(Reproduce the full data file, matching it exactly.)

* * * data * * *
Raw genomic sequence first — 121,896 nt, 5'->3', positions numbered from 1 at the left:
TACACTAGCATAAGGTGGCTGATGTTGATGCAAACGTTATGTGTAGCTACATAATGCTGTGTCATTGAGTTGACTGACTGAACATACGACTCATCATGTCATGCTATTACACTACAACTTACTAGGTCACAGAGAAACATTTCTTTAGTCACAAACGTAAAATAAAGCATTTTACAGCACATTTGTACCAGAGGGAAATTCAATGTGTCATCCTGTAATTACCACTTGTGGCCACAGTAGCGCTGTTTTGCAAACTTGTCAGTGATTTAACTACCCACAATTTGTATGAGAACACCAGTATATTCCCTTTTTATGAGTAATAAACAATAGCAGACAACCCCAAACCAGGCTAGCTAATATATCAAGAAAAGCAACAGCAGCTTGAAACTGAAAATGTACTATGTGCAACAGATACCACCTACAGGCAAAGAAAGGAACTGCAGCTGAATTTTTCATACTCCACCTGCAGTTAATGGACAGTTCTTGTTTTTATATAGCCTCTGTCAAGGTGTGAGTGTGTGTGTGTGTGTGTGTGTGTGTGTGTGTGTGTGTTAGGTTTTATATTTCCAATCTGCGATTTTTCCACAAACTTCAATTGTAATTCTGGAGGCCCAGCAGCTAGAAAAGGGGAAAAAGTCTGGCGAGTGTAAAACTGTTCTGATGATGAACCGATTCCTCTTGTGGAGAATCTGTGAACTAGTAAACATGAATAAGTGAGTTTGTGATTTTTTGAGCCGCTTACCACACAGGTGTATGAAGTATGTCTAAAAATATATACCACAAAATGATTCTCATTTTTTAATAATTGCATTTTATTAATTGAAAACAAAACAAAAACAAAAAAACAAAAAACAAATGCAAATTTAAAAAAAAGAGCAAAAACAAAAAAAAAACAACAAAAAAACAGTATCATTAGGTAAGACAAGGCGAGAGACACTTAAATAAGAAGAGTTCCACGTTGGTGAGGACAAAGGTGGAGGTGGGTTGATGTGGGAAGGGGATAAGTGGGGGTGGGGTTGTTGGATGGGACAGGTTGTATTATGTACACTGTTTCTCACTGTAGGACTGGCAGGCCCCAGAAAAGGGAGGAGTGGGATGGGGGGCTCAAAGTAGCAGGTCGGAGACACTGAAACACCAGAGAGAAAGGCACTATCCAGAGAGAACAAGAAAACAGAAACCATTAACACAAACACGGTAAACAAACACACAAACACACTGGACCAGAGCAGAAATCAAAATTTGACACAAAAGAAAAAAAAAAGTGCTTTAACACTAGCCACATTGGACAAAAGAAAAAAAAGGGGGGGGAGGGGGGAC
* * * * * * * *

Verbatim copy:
Raw genomic sequence first — 121,896 nt, 5'->3', positions numbered from 1 at the left:
TACACTAGCATAAGGTGGCTGATGTTGATGCAAACGTTATGTGTAGCTACATAATGCTGTGTCATTGAGTTGACTGACTGAACATACGACTCATCATGTCATGCTATTACACTACAACTTACTAGGTCACAGAGAAACATTTCTTTAGTCACAAACGTAAAATAAAGCATTTTACAGCACATTTGTACCAGAGGGAAATTCAATGTGTCATCCTGTAATTACCACTTGTGGCCACAGTAGCGCTGTTTTGCAAACTTGTCAGTGATTTAACTACCCACAATTTGTATGAGAACACCAGTATATTCCCTTTTTATGAGTAATAAACAATAGCAGACAACCCCAAACCAGGCTAGCTAATATATCAAGAAAAGCAACAGCAGCTTGAAACTGAAAATGTACTATGTGCAACAGATACCACCTACAGGCAAAGAAAGGAACTGCAGCTGAATTTTTCATACTCCACCTGCAGTTAATGGACAGTTCTTGTTTTTATATAGCCTCTGTCAAGGTGTGAGTGTGTGTGTGTGTGTGTGTGTGTGTGTGTGTGTGTGTTAGGTTTTATATTTCCAATCTGCGATTTTTCCACAAACTTCAATTGTAATTCTGGAGGCCCAGCAGCTAGAAAAGGGGAAAAAGTCTGGCGAGTGTAAAACTGTTCTGATGATGAACCGATTCCTCTTGTGGAGAATCTGTGAACTAGTAAACATGAATAAGTGAGTTTGTGATTTTTTGAGCCGCTTACCACACAGGTGTATGAAGTATGTCTAAAAATATATACCACAAAATGATTCTCATTTTTTAATAATTGCATTTTATTAATTGAAAACAAAACAAAAACAAAAAAACAAAAAACAAATGCAAATTTAAAAAAAAGAGCAAAAACAAAAAAAAAACAACAAAAAAACAGTATCATTAGGTAAGACAAGGCGAGAGACACTTAAATAAGAAGAGTTCCACGTTGGTGAGGACAAAGGTGGAGGTGGGTTGATGTGGGAAGGGGATAAGTGGGGGTGGGGTTGTTGGATGGGACAGGTTGTATTATGTACACTGTTTCTCACTGTAGGACTGGCAGGCCCCAGAAAAGGGAGGAGTGGGATGGGGGGCTCAAAGTAGCAGGTCGGAGACACTGAAACACCAGAGAGAAAGGCACTATCCAGAGAGAACAAGAAAACAGAAACCATTAACACAAACACGGTAAACAAACACACAAACACACTGGACCAGAGCAGAAATCAAAATTTGACACAAAAGAAAAAAAAAAGTGCTTTAACACTAGCCACATTGGACAAAAGAAAAAAAAGGGGGGGGAGGGGGGAC